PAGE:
You'll sometimes hear that Tcl doesn't have support for object oriented programming. While Tcl doesn't force you to write object-oriented code (probably good if you're throwing together a ten line script), you certainly can write object-oriented code — many ways.
Tcl has multiple object systems. Tcl is built to be easily extended, and over the years, many different object-oriented extensions have been built and used. The first Tcl workshop, back in 1993, had several papers about such systems, and more have appeared with each successive year. This is perhaps no surprise, given the many ways to do object-oriented programming in the computing world.
So for Tcl developers, they've always had object-oriented programming systems available to them, full-featured, powerful, well documented, and widely used. They just weren't built in to the core language, so people had to look around at some of the best options and choose one that fit their needs. Or, in what seems to be a Tcl rite of passage, they ended up writing their own, just because they could, and because Tcl makes it so easy to do so.
Choice has its downsides. The choice in different systems is a good thing, but it has its downsides. For newcomers, they don't immediately see that there are these systems readily available to them. And even if they know about them, when you're just learning a language, are you really in the best position to choose the best object-oriented tool? Sometimes it's nice to have people tell you "just use this". As well, not having a "standard" or "default" choice sometimes means effort will be duplicated rather than focused, so you lose out on some positive network effects.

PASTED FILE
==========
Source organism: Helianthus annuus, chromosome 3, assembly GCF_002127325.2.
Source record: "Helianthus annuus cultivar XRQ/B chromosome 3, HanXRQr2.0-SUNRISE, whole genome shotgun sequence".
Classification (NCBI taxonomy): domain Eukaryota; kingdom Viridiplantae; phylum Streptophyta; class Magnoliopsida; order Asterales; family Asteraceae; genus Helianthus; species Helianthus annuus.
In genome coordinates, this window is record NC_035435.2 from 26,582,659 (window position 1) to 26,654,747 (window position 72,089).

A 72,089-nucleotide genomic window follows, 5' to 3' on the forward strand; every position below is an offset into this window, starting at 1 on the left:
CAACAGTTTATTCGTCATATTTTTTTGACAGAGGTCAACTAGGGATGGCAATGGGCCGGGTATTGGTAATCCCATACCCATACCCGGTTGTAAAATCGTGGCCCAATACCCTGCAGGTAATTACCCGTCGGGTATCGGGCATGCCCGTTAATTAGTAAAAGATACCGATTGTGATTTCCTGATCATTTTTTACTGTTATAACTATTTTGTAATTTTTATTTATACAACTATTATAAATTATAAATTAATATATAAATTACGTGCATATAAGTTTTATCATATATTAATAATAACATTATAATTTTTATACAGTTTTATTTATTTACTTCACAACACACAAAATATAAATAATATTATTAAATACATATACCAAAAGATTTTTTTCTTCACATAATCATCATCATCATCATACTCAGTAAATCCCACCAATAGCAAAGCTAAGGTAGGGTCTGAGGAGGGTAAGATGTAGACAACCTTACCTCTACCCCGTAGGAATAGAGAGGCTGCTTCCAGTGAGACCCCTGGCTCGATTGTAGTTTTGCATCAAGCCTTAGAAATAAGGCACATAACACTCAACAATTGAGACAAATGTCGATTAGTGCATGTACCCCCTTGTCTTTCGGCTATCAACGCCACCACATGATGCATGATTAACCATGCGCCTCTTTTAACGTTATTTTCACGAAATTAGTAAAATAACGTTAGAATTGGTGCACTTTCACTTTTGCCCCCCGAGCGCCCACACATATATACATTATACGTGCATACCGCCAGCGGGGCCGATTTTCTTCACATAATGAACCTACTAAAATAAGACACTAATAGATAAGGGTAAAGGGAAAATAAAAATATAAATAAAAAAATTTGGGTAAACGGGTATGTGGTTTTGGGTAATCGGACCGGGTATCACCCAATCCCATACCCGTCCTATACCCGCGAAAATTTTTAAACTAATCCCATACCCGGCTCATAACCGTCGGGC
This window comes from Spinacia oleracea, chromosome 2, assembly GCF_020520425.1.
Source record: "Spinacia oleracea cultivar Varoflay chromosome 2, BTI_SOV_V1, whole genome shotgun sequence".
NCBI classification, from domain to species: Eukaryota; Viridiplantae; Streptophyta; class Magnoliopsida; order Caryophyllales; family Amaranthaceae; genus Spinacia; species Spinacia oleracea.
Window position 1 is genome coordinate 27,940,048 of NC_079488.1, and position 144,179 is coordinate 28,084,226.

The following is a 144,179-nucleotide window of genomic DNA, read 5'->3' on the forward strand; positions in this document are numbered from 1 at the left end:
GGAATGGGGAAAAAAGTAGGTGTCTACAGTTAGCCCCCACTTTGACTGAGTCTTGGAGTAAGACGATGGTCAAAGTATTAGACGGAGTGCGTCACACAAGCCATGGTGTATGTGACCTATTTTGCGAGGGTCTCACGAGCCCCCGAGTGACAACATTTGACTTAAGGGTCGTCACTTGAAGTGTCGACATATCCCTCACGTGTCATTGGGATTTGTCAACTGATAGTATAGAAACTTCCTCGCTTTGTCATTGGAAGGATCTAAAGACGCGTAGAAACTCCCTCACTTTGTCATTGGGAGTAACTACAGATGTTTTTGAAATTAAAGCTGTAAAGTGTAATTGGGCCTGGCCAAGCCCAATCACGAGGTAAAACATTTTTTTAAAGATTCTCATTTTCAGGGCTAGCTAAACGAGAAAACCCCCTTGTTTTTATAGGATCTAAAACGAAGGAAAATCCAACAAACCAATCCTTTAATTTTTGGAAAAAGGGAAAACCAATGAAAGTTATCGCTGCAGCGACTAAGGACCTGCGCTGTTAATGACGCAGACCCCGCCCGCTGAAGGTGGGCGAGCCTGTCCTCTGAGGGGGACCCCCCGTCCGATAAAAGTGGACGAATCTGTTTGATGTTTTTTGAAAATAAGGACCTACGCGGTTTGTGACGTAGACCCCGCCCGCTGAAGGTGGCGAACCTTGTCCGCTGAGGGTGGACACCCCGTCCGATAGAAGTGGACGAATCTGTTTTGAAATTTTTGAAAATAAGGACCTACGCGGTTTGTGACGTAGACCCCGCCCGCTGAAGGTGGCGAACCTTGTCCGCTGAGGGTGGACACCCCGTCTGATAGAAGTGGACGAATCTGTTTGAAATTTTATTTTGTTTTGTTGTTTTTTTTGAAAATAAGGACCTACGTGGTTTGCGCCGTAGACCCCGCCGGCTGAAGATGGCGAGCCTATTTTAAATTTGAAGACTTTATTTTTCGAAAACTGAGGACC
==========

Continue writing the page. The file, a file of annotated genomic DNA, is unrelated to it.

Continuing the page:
Tcl isn't alone in this of course. Saying Tcl has no object system is like saying Python has no web framework. The issue is really there are too many of them. Contrast that with a language like Ruby, which while it has multiple ways to do web programming, if you ask anyone, they'll just say "Rails" as the default. On the other hand, if you ask Tcl people about GUI programming, they'll all say "Tk" (even though there are other ways available), while if you try asking that to a group of Perl, Python, Ruby, etc. users you'd better be prepared for a long drawn out discussion of the many competing alternatives.
So what to choose? So given that there are so many choices, what's a Tcl programmer to do? [incr Tcl] is a mature object system for Tcl (been around since 1993) that's modelled after a familiar C++-style object model. Snit has a delegation-based model that's great particularly for Tk widgets, and is included in Tcllib. XOTcl has many advanced features found in today's cutting edge object systems. And of course, there are many others.
Coming soon. Tcl has a blessed foundational object system along with the Tcl core in 8.6 as specified in TIP #279, so that everywhere you have Tcl, you have a flexible, high performance and standard object system — guaranteed. Based on XOTcl and snit, the system is rich enough that emulation layers for other existing object systems can be easily layered on top of it.
Having choice in object systems is a great thing, and shows the flexibility of Tcl. This new proposal will simply mean you aren't forced to make the choice if you don't want to.